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Free to eat muzzle.. [cribbing]

This is a discussion on Free to eat muzzle.. [cribbing] within the Horse Health forums, part of the Keeping and Caring for Horses category
  • How to make a grazing muzzle out of baler twine
  • Why horse prefers hay over grass

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    11-09-2012, 05:16 PM
  #11
Yearling
Quote:
Originally Posted by crimsonsky    
i'm confused - did you buy it or no? Was it effective or no?
I bought it, but I haven't used it yet. There were lots of good reviews on it, but it was a bit too big for her throat latch.
     
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    11-09-2012, 05:40 PM
  #12
Green Broke
Quote:
Originally Posted by Jore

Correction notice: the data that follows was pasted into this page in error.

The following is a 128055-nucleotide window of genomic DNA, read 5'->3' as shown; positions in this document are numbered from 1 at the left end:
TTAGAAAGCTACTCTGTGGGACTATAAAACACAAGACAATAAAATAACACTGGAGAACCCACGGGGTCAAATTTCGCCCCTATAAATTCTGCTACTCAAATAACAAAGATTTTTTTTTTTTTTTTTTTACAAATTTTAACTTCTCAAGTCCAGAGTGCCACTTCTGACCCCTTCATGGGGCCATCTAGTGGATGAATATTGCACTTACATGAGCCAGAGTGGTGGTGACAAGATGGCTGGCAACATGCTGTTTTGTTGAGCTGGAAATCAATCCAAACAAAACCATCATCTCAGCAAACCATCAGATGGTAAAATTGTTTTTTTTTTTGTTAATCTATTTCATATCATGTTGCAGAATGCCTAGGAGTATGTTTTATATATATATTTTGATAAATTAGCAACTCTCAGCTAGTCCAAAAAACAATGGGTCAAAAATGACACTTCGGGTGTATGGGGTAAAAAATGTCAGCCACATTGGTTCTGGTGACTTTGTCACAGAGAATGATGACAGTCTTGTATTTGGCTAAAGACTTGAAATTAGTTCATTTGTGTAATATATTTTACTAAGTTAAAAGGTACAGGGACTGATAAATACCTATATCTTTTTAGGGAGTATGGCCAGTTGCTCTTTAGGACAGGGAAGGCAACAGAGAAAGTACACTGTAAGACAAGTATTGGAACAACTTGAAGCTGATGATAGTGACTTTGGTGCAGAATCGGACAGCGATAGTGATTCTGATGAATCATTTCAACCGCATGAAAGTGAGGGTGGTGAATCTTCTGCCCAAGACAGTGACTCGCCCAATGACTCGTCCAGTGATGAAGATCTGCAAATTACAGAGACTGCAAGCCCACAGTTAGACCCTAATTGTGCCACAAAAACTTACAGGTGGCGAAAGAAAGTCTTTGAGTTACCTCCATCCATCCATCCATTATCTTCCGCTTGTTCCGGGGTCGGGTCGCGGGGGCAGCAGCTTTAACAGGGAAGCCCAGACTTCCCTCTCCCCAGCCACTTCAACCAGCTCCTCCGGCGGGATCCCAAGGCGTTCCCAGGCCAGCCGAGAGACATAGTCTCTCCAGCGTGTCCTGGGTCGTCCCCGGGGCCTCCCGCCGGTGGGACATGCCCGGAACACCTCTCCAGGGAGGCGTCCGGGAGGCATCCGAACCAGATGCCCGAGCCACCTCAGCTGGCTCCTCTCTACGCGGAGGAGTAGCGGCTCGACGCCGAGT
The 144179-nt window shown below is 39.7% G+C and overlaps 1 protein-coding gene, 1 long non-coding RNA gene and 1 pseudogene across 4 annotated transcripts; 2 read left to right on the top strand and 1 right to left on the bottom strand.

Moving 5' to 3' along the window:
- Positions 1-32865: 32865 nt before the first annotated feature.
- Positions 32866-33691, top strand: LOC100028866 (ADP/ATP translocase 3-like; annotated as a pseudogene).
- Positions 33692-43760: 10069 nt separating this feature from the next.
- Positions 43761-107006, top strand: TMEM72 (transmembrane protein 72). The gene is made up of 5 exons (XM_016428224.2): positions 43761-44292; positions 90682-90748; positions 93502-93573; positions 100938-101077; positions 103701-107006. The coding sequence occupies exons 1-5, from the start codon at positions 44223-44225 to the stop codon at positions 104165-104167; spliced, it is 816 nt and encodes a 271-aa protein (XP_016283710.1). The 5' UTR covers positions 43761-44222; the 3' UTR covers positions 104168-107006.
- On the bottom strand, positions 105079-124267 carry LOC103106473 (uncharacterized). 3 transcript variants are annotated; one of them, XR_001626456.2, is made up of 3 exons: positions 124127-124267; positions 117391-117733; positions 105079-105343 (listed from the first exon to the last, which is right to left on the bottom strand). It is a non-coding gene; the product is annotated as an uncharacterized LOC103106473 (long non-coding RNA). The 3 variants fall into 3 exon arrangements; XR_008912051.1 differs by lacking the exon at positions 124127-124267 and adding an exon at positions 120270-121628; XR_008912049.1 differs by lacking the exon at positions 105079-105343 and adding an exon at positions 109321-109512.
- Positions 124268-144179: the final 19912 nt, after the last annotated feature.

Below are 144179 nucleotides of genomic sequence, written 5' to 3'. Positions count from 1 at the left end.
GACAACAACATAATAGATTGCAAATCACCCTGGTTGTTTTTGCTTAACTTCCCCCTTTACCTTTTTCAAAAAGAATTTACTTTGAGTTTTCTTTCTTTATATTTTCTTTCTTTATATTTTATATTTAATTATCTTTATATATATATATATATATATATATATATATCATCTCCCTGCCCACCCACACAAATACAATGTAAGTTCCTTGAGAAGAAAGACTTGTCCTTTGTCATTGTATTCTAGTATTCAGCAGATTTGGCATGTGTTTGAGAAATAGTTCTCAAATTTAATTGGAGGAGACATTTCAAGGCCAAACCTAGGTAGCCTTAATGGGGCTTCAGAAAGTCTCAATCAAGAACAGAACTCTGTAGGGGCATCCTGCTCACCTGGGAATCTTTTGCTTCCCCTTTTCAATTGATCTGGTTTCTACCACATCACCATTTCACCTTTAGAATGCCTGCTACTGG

I think it's mainly because she likes to crib while she eats.. however, in her stall, she doesn't have to worry about the other mares. Outside, she's usually lucky to be permitted near the hay. She really is at the bottom of the totem pole, so she's often told off. When she's inside her stall, we usually put it to the farthest corner so that it wouldn't be as convenient for her to walk over to her stall gate and crib.

However, with the hay feeder.. it's right there for her to crib on, whether she's eating the hay or not. Apparently all she does is crib all day on it, and never really ventures off.
There you have the reason. She is stressing because she cannot eat when she wants to.
Relieve the stress and she will stop cribbing. As easy as that.
One way to do that is make more hay available at different places, as far apart from each other as possible. Haynets come to mind. That might also help solve her weight problem.